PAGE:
If the universe is closed, then strictly speaking there is no such thing as a black hole, because there can't be any event horizons. Event horizons can only exist in a spacetime that has a future null infinity, and the spacetime of a closed universe does not have one.

    Yes, this is true, but the "time" being used here cannot be Schwarzschild coordinate time (see my previous post), even though it will be very close to Schwarzschild coordinate time far away from the black hole (this is true of both of the alternate coordinate charts I mentioned in my previous post). Close to the horizon, the "time" implicitly being used here will differ greatly from Schwarzschild coordinate time; at the horizon, it will differ infinitely greatly, since Schwarzschild coordinates assign an infinite time coordinate to the horizon.

    Wrong. See above.
     
  7. Mar 24, 2015 #6

    PAllen

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    Wrong. Let's describe the physics observed by two different observers, and forget coordinates which are just labels attached to events.

    Bob freely falls into BH, reaching singularity in quite finite time on their watch. Later, the BH completes evaporating, including the energy contributed by Bob.

    Distant observer watches Bob disappear, progressively, on approach to horizon. 'Disappear' means that any light from Bob is zillions of orders of magnitude less than either CMB or the prior Hawking radiation from the hole (which, for a stellar mass BH order of magnitude less than CMB). The BH continues to radiate and shrink until a final burst. The total emitted includes radiation equivalent to all matter that has fallen into the BH - including that of Bob and all else that has reached the singularity. There is complete consistency between this and Bob's observation. It is true that distant observer cannot see Bob crossing horizon but since when has what some observers sees been taken as the definition of the universe?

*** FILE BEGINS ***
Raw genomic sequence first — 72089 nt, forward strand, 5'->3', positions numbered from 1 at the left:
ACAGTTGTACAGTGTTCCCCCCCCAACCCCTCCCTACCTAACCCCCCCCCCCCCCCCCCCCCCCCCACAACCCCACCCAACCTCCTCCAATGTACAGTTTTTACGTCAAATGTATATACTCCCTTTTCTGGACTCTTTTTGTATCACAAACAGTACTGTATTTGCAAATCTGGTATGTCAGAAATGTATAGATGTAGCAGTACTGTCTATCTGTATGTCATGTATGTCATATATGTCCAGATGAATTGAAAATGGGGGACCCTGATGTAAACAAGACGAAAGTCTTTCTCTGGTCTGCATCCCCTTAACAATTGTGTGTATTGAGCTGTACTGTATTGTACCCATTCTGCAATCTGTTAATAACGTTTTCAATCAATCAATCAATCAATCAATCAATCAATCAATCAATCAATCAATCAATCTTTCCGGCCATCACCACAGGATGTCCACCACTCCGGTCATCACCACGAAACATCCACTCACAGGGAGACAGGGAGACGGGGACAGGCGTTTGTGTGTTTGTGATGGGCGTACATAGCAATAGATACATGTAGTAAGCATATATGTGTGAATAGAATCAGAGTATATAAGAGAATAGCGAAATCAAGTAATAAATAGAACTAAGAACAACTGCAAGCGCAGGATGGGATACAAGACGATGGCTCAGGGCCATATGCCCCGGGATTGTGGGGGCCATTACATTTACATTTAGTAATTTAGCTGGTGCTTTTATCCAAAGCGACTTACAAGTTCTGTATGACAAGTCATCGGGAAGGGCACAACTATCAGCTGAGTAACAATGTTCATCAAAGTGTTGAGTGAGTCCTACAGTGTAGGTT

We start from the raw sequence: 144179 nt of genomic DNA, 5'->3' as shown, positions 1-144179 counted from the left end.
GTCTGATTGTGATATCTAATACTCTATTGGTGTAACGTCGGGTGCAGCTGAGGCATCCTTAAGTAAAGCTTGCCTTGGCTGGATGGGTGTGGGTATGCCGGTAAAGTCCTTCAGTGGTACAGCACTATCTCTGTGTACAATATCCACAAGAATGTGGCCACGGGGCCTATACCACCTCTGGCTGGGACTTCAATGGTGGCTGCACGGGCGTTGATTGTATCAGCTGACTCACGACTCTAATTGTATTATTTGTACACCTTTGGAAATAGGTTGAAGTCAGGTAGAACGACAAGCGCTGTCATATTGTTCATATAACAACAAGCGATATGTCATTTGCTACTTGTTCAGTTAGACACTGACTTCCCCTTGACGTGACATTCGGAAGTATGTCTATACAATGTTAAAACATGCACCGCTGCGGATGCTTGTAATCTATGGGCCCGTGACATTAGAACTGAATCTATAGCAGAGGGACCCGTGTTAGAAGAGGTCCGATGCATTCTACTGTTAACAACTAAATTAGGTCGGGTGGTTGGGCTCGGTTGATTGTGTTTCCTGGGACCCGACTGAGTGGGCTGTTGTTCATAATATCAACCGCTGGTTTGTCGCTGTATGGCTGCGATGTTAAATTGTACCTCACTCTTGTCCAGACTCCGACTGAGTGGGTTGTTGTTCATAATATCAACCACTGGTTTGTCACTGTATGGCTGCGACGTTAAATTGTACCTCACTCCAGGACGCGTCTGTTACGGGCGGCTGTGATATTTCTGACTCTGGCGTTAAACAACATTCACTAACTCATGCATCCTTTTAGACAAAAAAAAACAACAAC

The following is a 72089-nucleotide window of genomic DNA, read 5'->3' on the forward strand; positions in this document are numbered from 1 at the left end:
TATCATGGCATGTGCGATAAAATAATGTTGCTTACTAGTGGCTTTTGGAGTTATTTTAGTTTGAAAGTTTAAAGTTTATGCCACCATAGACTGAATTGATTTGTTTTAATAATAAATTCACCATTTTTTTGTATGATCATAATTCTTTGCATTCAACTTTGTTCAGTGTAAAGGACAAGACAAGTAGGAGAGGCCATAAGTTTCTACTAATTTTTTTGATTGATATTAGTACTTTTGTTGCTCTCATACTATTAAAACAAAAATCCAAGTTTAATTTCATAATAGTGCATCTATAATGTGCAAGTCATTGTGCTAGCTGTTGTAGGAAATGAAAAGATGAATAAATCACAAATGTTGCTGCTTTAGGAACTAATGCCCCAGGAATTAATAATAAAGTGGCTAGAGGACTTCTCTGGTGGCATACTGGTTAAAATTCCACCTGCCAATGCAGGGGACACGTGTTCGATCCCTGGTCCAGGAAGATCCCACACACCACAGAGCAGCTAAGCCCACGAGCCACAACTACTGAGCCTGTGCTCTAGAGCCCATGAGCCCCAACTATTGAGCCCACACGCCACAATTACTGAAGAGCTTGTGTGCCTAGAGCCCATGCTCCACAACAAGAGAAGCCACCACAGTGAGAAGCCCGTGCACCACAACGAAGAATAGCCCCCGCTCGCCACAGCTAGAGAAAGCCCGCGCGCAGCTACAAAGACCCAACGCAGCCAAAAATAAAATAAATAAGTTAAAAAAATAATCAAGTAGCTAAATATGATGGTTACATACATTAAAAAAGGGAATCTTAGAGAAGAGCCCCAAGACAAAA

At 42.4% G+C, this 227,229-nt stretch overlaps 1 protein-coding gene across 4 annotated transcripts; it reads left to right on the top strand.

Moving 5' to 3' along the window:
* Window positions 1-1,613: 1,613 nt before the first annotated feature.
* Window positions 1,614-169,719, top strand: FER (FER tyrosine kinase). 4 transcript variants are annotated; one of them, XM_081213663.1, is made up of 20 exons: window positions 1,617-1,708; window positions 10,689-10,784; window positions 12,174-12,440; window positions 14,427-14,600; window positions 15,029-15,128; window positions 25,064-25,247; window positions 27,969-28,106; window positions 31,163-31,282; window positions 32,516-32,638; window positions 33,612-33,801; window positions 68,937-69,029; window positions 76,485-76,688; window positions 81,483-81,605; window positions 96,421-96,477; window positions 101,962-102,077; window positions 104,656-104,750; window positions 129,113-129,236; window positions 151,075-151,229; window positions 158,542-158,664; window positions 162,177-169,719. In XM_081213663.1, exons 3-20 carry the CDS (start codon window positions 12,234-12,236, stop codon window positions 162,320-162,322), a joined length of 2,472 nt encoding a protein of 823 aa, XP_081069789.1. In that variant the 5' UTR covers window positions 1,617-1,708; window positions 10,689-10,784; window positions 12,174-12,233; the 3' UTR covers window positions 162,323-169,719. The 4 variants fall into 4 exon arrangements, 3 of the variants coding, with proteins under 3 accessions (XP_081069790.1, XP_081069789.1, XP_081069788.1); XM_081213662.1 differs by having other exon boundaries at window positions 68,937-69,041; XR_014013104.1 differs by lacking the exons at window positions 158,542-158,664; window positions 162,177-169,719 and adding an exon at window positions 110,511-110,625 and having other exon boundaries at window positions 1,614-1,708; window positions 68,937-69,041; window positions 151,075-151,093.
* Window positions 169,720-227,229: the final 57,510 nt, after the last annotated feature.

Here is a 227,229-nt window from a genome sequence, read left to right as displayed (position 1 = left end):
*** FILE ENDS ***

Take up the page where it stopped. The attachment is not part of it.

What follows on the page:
As for coordinates, SC coordinates simply don't cover events at or inside the horizon, any more than Rindler coordinates cover the boundary or beyond the Rindler wedge. Thus, the complete picture of matter forming the BH, more matter falling in, and all evaporating is simply not covered by SC coordinates. Instead, all events at or inside the (evolving) horizon are simply not labeled by these coordinates. However, the subset of events covered by SC coordinates are completely consistent with the more complete description provided by other coordinates - it is just that some part of spacetime is not labeled.
     
  8. Mar 24, 2015 #7

    PAllen

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    It is worth noting that your overall argument is common one that has been refuted repeatedly.
     
  9. Mar 24, 2015 #8
    I appreciate you helping me to understand things, since I'm not an expert in this subject like you are.
    Every reference I've checked says that black holes will evaporate via Hawking radiation in finite far-away time on the order of 10^60 times the age of the universe (wiki for example). What reference are you using - can you give me a link to it so I can become familiar with the actual math and theory?
     
  10. Mar 24, 2015 #9
    Hi PAllen and PeterDonis - thank you for helping me understand.
    PAllen - my question is that doesn't BH evaporate before Bob falls through the horizon in quite finite proper time, since I'm saying black holes evaporate in finite far-away time, which occurs before Bob enters BH.
    Maybe you could give me a link that states black holes take infinite far-away time to evaporate by Hawking radiation if the universe is open?
     
  11. Mar 24, 2015 #10
    Oops - I meant to say above "before Bob enters EH, not BH"
     
  12. Mar 25, 2015 #11

    pervect

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    Ted Bunn's cosmology FAQ is one resource on this topic, see for instance http://cosmology.berkeley.edu/Education/BHfaq.html#q9
    The sci.physics.faq at http://math.ucr.edu/home/baez/physics/Relativity/BlackHoles/fall_in.html also covers the issue. Both FAQ's come to the same conclusion, the black hole will not evaporate before you fall in.